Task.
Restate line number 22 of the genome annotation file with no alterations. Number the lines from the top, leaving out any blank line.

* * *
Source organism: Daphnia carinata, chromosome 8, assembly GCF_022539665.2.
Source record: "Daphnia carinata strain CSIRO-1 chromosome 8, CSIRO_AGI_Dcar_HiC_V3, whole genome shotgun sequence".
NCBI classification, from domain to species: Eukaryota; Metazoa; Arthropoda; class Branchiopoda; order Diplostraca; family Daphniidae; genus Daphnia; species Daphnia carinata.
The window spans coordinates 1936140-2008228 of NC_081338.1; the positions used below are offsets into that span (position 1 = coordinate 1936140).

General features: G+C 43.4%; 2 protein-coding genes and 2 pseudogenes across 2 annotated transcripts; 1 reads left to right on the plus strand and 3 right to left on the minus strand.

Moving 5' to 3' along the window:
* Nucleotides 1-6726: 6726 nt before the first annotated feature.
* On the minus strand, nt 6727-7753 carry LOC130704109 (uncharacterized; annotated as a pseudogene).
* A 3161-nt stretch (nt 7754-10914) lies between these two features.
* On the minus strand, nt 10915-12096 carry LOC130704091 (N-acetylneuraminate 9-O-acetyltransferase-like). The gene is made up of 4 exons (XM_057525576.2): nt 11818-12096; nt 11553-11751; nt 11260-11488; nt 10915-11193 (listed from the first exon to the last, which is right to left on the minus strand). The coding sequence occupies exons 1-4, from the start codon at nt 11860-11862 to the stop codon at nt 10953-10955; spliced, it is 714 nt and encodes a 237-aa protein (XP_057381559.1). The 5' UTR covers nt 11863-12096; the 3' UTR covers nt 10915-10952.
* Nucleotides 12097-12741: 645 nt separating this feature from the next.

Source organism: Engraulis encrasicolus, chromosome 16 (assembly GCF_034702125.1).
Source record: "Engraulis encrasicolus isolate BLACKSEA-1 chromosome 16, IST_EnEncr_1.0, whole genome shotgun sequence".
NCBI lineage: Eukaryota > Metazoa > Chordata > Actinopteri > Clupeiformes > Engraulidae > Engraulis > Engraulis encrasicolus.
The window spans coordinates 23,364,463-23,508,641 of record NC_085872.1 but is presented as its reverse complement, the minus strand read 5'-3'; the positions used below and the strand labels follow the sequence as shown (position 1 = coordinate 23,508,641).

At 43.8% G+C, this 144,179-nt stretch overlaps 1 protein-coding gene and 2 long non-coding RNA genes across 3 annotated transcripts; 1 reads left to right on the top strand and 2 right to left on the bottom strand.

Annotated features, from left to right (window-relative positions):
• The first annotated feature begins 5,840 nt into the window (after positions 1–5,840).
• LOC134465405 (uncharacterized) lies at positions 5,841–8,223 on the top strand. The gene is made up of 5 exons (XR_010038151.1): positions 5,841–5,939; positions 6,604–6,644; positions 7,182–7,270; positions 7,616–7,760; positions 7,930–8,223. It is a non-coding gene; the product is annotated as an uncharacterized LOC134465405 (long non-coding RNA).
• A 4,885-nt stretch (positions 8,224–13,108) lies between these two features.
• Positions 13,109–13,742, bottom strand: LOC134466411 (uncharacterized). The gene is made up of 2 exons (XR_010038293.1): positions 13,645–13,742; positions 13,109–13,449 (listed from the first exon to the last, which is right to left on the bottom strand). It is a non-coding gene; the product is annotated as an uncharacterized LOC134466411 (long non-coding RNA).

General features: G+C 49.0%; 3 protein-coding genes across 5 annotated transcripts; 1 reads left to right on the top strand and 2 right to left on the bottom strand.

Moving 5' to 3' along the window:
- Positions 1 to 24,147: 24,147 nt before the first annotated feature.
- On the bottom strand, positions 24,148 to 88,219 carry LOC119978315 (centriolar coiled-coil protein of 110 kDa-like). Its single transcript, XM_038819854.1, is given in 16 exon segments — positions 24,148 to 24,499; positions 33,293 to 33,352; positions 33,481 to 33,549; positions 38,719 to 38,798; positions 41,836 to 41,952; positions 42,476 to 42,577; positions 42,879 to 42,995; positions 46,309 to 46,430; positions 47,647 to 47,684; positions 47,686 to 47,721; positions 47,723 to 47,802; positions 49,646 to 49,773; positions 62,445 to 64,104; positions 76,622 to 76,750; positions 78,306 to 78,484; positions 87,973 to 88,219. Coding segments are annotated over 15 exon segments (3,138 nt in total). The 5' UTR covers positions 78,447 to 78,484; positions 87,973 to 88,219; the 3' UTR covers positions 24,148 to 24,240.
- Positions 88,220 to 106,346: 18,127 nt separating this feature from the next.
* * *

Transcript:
General features: G+C 49.0%; 3 protein-coding genes across 5 annotated transcripts; 1 reads left to right on the top strand and 2 right to left on the bottom strand.